Table 1 shows the primers (Invitrogen, Life Technologies, Carlsbad, USA) used for amplification of the luxS gene. Primers were designed for luxS gene identification based on the sequences of E. faecalis ATCC 29212, E. faecium ATCC 51299 and B. cereus ATCC 14579, which are deposited in GenBank at the National Center for Biotechnology Information (NCBI) in Fasta format (GenBank access number 004722). Genomic DNA from pure cultures was extracted according to the methods described by FURRER et al. (1991). The PCR mixture (25 μl final volume) contained 0.2μl of Taq polymerase (Invitrogen, Life Technologies, Carlsbad, USA) (1 U/μl), 2.5μl of 10X buffer (Invitrogen, Life Technologies, Carlsbad, USA) (200mM Tris HCl pH 8.0, 500mM KCl), 1.5μl of 50mM MgCl2 (Invitrogen, Life Technologies, Carlsbad, USA), 0.5μl of 10mM dNTPs (Invitrogen, Life Technologies, Carlsbad, USA), 1μl (12.5mM) of each primer, 1μl of extracted DNA and sterile Milli-Q water. Thermocycler parameters were as follows: an initial cycle of 94°C for 3min, 35 cycles of 94°C for 30 sec, 60°C for 1min and 72°C for 1.5min, a final extension step of 72°C for 7min and then holding at 4°C. Electrophoresis of the PCR products was performed on 1.5% agarose gels (Invitrogen, Life Technologies, EUA), which were stained with ethidium bromide. Visualization of the PCR products was performed using a UV transilluminator. The E. faecalis ATCC 29212, E. faecalis ATCC 51299, and B. cereus ATCC 14579 were utilized as positive control. As negative control, sterile Milli-Q water was used.

Table 1 Primer sequences used to detect the luxS gene. 

Microorganism Sequence of oligonucleotides (5’ to 3’) Product size (pb) Reference
E. faecalis CACCATATGTTCGCCTTGCT ATAAAAACCAGTGCGGCAAC 203 Present study*
E. faecium GAGCACTTGACTGCCGAACT GCCACATTGTGTTTCATTGC 198 Present study*
B. cereus CCCTTTCACAGGCAGTTTTC GATCATACGATTGTAAAGGCACC 450 Present study*

*GenBank access number: 004722.

Biofilms are composed of aggregated cells and, consequently, they become a suitable environment for the quorum sensing phenomenon (BASSLER, 2002). Therefore, we selected 4 E. faecium strains, 4 E. faecalis strains, and 4 B. cereus strains from the previously mentioned strains for detection of the AI-2 signalling molecules. These strains are known to be able of forming biofilm on stainless steel surfaces in our previous studies (FERNANDES et al., 2014; FERNANDES et al., 2015b).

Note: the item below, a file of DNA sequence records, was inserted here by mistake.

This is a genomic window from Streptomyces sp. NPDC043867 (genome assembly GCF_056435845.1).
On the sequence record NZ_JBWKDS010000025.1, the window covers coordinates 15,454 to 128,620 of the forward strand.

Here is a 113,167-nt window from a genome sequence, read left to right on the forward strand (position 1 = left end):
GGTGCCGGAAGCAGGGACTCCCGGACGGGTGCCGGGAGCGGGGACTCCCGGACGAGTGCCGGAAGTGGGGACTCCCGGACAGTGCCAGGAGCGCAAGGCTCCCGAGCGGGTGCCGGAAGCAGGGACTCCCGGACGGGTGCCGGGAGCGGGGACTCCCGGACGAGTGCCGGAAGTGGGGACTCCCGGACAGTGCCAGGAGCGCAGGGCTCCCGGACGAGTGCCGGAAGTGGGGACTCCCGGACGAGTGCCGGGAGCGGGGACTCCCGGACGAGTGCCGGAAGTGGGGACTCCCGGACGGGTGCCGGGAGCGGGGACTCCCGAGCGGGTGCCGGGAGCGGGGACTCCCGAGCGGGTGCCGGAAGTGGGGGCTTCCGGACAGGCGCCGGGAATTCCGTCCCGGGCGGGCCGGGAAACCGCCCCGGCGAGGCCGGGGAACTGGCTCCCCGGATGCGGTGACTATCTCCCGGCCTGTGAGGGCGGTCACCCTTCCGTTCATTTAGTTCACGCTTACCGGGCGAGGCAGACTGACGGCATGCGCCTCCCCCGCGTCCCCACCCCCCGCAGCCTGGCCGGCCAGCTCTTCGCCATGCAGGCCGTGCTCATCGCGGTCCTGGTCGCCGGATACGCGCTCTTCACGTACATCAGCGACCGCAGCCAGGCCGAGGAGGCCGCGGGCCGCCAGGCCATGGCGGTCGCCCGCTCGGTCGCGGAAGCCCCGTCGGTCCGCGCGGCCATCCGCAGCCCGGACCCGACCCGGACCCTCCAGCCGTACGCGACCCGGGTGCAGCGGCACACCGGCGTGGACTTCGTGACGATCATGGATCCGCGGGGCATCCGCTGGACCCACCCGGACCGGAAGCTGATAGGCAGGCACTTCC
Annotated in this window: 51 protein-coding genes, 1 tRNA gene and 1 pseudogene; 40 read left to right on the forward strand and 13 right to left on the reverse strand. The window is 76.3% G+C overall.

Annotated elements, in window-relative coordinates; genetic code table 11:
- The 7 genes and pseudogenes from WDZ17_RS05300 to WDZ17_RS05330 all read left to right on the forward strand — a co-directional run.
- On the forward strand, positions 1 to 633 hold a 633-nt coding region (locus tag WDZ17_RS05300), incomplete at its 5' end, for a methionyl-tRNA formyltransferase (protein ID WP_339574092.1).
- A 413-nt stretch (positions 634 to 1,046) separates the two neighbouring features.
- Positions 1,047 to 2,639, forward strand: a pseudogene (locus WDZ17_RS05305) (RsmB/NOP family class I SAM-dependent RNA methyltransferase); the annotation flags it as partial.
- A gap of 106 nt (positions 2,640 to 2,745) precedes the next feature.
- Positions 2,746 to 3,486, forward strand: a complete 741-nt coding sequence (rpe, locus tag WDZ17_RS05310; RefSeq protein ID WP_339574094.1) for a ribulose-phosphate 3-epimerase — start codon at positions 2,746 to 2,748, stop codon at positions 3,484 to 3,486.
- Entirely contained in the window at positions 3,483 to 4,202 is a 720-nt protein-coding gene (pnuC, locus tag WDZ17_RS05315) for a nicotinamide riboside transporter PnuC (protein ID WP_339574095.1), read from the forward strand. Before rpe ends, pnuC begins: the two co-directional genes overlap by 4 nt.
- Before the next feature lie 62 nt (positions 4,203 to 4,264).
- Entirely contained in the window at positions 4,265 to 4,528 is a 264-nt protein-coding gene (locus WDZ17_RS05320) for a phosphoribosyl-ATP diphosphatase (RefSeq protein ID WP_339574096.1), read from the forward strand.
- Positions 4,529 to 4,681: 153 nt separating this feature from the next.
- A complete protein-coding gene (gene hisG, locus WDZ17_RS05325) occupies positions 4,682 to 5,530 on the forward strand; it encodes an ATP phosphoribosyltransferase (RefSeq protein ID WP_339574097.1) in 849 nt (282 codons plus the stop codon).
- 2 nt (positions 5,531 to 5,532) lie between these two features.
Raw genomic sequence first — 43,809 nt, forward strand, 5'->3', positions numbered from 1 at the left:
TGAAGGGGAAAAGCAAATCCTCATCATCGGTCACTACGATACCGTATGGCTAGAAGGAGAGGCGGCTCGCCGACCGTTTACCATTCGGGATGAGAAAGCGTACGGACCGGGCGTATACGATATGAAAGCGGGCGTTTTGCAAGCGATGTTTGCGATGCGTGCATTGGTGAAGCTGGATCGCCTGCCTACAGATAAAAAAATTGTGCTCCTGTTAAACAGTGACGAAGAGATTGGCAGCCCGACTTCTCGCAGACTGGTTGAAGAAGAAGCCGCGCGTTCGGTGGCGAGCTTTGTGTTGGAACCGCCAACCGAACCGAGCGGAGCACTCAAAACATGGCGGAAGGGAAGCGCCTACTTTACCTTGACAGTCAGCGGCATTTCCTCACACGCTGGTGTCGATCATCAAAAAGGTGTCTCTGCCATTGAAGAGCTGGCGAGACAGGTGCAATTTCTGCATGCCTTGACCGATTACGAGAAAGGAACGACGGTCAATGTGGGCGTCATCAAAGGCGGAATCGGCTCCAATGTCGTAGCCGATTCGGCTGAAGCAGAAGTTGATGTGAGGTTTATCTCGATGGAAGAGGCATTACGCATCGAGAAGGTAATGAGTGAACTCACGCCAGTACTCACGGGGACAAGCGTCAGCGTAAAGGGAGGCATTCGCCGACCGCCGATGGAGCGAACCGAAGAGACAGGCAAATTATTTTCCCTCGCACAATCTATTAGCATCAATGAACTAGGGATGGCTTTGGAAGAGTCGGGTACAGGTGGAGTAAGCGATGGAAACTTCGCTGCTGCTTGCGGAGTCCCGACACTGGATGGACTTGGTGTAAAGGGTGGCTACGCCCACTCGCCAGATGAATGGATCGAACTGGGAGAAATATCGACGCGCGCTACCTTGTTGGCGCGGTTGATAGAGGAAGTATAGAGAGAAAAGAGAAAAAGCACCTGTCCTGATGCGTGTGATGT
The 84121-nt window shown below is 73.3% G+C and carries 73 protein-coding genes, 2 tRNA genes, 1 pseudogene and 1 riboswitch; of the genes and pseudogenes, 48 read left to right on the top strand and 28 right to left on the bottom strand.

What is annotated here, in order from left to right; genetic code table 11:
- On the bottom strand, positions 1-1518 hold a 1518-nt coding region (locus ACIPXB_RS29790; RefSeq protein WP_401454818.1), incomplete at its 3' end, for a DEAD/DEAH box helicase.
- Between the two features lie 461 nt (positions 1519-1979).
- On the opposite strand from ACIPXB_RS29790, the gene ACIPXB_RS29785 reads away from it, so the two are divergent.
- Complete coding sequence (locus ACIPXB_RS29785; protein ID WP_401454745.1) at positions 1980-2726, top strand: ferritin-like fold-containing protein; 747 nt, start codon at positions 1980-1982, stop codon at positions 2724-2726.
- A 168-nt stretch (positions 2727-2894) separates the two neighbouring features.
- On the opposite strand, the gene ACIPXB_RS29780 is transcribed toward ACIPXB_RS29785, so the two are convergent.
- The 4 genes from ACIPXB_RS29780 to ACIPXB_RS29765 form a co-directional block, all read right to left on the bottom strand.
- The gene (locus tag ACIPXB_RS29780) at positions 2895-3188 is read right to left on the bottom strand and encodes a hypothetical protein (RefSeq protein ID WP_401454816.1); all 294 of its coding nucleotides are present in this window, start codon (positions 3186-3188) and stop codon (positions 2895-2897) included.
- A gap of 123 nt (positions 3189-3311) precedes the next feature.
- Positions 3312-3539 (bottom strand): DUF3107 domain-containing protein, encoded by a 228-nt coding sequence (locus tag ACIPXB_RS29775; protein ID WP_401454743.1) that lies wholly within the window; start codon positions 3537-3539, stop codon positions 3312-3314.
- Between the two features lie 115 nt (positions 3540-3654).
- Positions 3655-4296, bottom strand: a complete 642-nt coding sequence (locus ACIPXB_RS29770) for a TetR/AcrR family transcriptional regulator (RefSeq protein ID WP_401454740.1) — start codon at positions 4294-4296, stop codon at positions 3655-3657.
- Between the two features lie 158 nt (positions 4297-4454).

All assays were performed in triplicate, according to TAGA & XAVIER (2011). The strains were activated in Luria-Bertani (LB) broth (Difco, Becton, Dickinson and Company) supplemented with 0.5% glucose with continuous stirring at 175 rpm and 30°C for 24h. Cultures were then diluted 1:100 in LB broth (supplemented with 0.5% glucose) and incubated again for 6 hours (to mid-exponential phase) under the same conditions. Aliquots (1mL) of bacterial culture were transferred to Eppendorf® tubes and centrifuged (Eppendorf® Centrifuge 5415D, Hamburg, Germany) at 15000 x g for 5min. The supernatants were filtered through a 0.22-μm membrane (Millex® GV, Merck Millipore Ltd., Co. Cork, Ireland), and the filtered samples were immediately subjected to the assay. The V. harveyi BB170 biosensor was activated in Autoinducer Bioassay (AB) medium (SURETTE & BASSLER, 1998) and incubated at 30°C for 16h with continuous stirring at 175 rpm. The culture was then diluted 1:5000 in AB medium. The strains Salmonella Typhimurium ATCC 14028 and Escherichia coli O157:H7 were used as positive controls. As negative controls, sterile AB and LB culture media were used (TAGA & XAVIER, 2011). For detection of AI-2, 10μl of filtered culture supernatant and 90μl of the V. harveyi BB170 dilution were combined in microwell plates (Greiner Bio One GmbH, Frickenhausen, Germany). Plates were incubated at 30°C with continuous stirring at 300 rpm, and bioluminescent activity was measured in relative light units (RLU) using a luminometer (FLUOstar Omega Microplate Reader, BMG Labtech, Offenburg, Germany) at 15min intervals for at least 5 hours. All assays were performed in triplicate, and the results correspond to the induction of bioluminescence as determined by the following equation.

Eq. 1:

Induction of bioluminescence = RLU of the sample/RLU of negative control.